First weeks of school

School started on August 12. It’s been a couple of weeks of school now. My classes are developing nicely. We’re all involved in getting ready for our accreditation visit.

Last night was back to school night, where parents came to visit their children’s teachers and classes. Yesterday was a long day and I’m happy that it’s the weekend.

Notes from Scratch@MIT08

Applications in Scratch

  • Car race games that uses random numbers to move the cars, and calculates the speed of the car
  • Virtual genie to learn about random nature of flipping a coin.
  • Drawing tesselations/fractals, using the integration of rich media such as images and music
  • Create you own adventure stories
  • create a scratch club
  • Get students to create games/activities that can be used to teach content in lower grades, e.g. geography games for teaching elementary students about the states
  • Get students to create working scratch cards in Scratch that highlight one idea and add the scratch cards to a gallery, using tags to aid in searching
  • Get students to plan/storyboard before creating a scratch project

Points of discussion

  • Show the resources available online, scratch cards and help/examples in Scratch to students so that they can make use of the resources.
  • Can integrate to other applications for example, students can create sound in Audacity or Garageband.
  • Get students in technology classes to create content based projects and show teachers the presentations created so that they can get ideas of how to integrate the technology, i.e. Scratch, into their curriculum.

Points brought up for discussion/consideration

  • How can we teach Scratch?
  • How can we use Scratch to teach something?
  • How can we learn something using Scratch?
  • How can we engage students in Scratch so that they will use it in to build understanding and in the process of learning.

To check out


Alfie Kohn at CMK08

Some notable thoughts of Alfie Kohn’s

Constructivism is concerned with how learning occurs which informs teaching.

Giving children brick after brick [of knowledge] does not mean that they have a house; what they have in the end is a pile of bricks.

Grades lead to

  • students choosing the easier task when they are given a choice of tasks
  • students performing more superficial tasks
  • less questioning for understanding and less making connections

We don’t need to fix kids but rather to fix the system so that we can keep the kids

Essential question: What does it mean to be well educated?

Resources mentioned

“Rethinking Rubrics”, Alfie Kohn

Linda McNiel (MET Schools)

My thoughts

I think that being well educated means being exposed to a range of opportunity from a variety of disciplines in a creative, exploratory, safe environment. It means having the ability to analyze, think, query, research to find answers to the challenges of the varied areas of life. I believe that people should be able to thrive individually and within the collective. To be well educated means to have the skills, knowledge, understanding, attitude and habits of minds to be able to meet our goals through individual effort and collaboration.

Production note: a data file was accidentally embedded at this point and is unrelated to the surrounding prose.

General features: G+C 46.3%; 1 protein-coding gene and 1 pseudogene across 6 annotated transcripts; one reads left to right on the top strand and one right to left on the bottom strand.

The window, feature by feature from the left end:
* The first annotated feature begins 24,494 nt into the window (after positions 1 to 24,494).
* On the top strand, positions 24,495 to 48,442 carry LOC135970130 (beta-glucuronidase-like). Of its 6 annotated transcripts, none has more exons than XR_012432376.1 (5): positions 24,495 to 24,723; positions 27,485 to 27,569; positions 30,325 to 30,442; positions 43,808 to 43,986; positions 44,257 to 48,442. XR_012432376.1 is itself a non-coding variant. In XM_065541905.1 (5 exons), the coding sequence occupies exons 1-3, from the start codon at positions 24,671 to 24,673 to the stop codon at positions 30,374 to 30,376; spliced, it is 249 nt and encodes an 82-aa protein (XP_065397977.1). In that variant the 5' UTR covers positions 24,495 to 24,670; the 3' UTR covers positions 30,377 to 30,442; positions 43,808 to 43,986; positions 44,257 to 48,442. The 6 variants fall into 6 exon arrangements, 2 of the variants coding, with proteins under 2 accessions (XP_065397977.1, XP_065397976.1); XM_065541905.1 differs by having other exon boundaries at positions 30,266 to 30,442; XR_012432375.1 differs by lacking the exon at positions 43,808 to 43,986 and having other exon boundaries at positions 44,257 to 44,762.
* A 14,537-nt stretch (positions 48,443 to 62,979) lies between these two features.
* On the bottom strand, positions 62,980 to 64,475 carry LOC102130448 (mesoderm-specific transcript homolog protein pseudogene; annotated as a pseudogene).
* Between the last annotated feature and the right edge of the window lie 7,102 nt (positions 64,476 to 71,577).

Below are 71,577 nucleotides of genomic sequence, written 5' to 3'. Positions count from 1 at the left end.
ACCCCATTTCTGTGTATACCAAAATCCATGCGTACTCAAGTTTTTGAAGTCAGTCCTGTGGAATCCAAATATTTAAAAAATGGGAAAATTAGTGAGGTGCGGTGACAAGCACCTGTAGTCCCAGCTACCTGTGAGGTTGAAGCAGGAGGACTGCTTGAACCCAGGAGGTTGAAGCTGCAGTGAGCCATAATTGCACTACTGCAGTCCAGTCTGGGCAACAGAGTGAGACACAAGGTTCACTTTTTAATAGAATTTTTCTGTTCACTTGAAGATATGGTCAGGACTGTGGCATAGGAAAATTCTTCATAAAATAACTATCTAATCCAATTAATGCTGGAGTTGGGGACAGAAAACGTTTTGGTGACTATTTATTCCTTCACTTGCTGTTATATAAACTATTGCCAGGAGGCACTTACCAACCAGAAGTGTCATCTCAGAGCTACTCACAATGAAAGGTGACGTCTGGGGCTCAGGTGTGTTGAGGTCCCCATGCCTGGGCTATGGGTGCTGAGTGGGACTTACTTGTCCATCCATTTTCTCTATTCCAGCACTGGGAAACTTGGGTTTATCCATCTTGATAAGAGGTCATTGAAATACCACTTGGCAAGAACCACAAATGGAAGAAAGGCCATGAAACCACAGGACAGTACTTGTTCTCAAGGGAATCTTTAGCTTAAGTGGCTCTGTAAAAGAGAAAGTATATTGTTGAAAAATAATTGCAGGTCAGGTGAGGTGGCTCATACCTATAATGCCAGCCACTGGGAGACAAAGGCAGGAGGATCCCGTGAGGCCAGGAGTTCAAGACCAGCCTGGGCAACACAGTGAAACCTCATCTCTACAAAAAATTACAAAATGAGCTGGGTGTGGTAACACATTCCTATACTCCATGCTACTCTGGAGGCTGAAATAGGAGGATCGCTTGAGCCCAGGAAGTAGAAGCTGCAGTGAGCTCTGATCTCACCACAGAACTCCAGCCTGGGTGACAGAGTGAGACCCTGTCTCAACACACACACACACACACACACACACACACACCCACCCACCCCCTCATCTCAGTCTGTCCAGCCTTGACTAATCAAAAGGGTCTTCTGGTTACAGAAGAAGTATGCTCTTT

I had a conversation with a family member as to which of two independent schools is better. One school focuses on arithmetic and reading in the elementary program while the other school provides opportunities for elementary aged children to learn a second language and to participate in music and art experiences. I instinctively think that the latter model is a better educational system than the former. However, the whole concept of student-centered approaches leads me to concede there are children who will thrive best in each of the two systems.

As such, the process of becoming well educated may look different depending on the child, both logistically and structurally. The standard of being well educated will also vary from person to person, as surely the education required of a person depends on the role(s) that they want to inhabit during the various periods of their life.

Advice worth considering …

Peter Taylor, co-creator of FableVision

July 28, 2008

“Art should be part of the experience every single day.”

“Inspire imagination and creative thinking in your school and in your life.”

Help kids find their dot (re: “The Dot”, Shel Silverstein) and to connect their dots to other dots. His dot was art which he connected to storytelling and to math.

What’s your mission?


I like the idea of helping kids find their dot. I think that we often try to fit kids into courses and into ways of thinking, even while talking about child centered learning and constructivism. It’s a real challenge to take the time to know each student well enough to recognize his/her specialty and to help him/her use that specialty to understand, explore and experience the world. This idea challenges me to re-evaluate how I deal with student behavior in the classroom.

Such a simple idea that causes a whole paradigm shift. “What’s your mission?” That encompasses so much more than simply saying what’s your job. It begins to get to the reason for doing that job. It requires reflection, self-awareness, a purpose. I’ve been pondering on my mission since then and thinking about how to align my actions more closely with my theoretical mission.